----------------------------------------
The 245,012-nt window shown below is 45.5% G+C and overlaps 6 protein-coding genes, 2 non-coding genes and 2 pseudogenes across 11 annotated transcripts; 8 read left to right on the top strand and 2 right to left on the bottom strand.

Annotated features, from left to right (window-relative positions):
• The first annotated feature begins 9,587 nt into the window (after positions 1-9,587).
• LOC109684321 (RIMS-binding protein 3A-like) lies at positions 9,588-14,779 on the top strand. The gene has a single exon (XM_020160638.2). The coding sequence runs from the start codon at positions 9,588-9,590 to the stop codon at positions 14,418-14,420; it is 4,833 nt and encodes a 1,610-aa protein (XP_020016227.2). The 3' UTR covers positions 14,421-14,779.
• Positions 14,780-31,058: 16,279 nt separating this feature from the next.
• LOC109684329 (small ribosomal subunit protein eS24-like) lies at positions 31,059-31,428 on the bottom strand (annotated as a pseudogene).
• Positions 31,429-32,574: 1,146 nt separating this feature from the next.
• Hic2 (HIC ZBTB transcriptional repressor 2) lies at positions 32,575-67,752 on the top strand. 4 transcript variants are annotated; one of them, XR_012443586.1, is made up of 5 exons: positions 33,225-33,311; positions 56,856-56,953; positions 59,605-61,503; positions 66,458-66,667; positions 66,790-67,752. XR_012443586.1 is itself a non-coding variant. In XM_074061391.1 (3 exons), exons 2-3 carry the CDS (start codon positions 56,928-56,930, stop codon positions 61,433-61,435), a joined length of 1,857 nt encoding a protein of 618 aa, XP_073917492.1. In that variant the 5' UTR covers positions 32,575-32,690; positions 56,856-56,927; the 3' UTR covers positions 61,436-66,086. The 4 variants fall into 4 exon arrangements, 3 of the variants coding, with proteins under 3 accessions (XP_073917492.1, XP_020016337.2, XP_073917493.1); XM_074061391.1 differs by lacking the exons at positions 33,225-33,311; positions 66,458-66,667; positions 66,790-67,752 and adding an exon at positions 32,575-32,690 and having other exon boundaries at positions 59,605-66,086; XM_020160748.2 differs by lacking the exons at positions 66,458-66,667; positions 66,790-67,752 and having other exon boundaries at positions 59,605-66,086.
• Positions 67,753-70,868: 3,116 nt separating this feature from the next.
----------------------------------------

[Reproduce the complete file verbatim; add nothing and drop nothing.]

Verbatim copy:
The 245,012-nt window shown below is 45.5% G+C and overlaps 6 protein-coding genes, 2 non-coding genes and 2 pseudogenes across 11 annotated transcripts; 8 read left to right on the top strand and 2 right to left on the bottom strand.

Annotated features, from left to right (window-relative positions):
• The first annotated feature begins 9,587 nt into the window (after positions 1-9,587).
• LOC109684321 (RIMS-binding protein 3A-like) lies at positions 9,588-14,779 on the top strand. The gene has a single exon (XM_020160638.2). The coding sequence runs from the start codon at positions 9,588-9,590 to the stop codon at positions 14,418-14,420; it is 4,833 nt and encodes a 1,610-aa protein (XP_020016227.2). The 3' UTR covers positions 14,421-14,779.
• Positions 14,780-31,058: 16,279 nt separating this feature from the next.
• LOC109684329 (small ribosomal subunit protein eS24-like) lies at positions 31,059-31,428 on the bottom strand (annotated as a pseudogene).
• Positions 31,429-32,574: 1,146 nt separating this feature from the next.
• Hic2 (HIC ZBTB transcriptional repressor 2) lies at positions 32,575-67,752 on the top strand. 4 transcript variants are annotated; one of them, XR_012443586.1, is made up of 5 exons: positions 33,225-33,311; positions 56,856-56,953; positions 59,605-61,503; positions 66,458-66,667; positions 66,790-67,752. XR_012443586.1 is itself a non-coding variant. In XM_074061391.1 (3 exons), exons 2-3 carry the CDS (start codon positions 56,928-56,930, stop codon positions 61,433-61,435), a joined length of 1,857 nt encoding a protein of 618 aa, XP_073917492.1. In that variant the 5' UTR covers positions 32,575-32,690; positions 56,856-56,927; the 3' UTR covers positions 61,436-66,086. The 4 variants fall into 4 exon arrangements, 3 of the variants coding, with proteins under 3 accessions (XP_073917492.1, XP_020016337.2, XP_073917493.1); XM_074061391.1 differs by lacking the exons at positions 33,225-33,311; positions 66,458-66,667; positions 66,790-67,752 and adding an exon at positions 32,575-32,690 and having other exon boundaries at positions 59,605-66,086; XM_020160748.2 differs by lacking the exons at positions 66,458-66,667; positions 66,790-67,752 and having other exon boundaries at positions 59,605-66,086.
• Positions 67,753-70,868: 3,116 nt separating this feature from the next.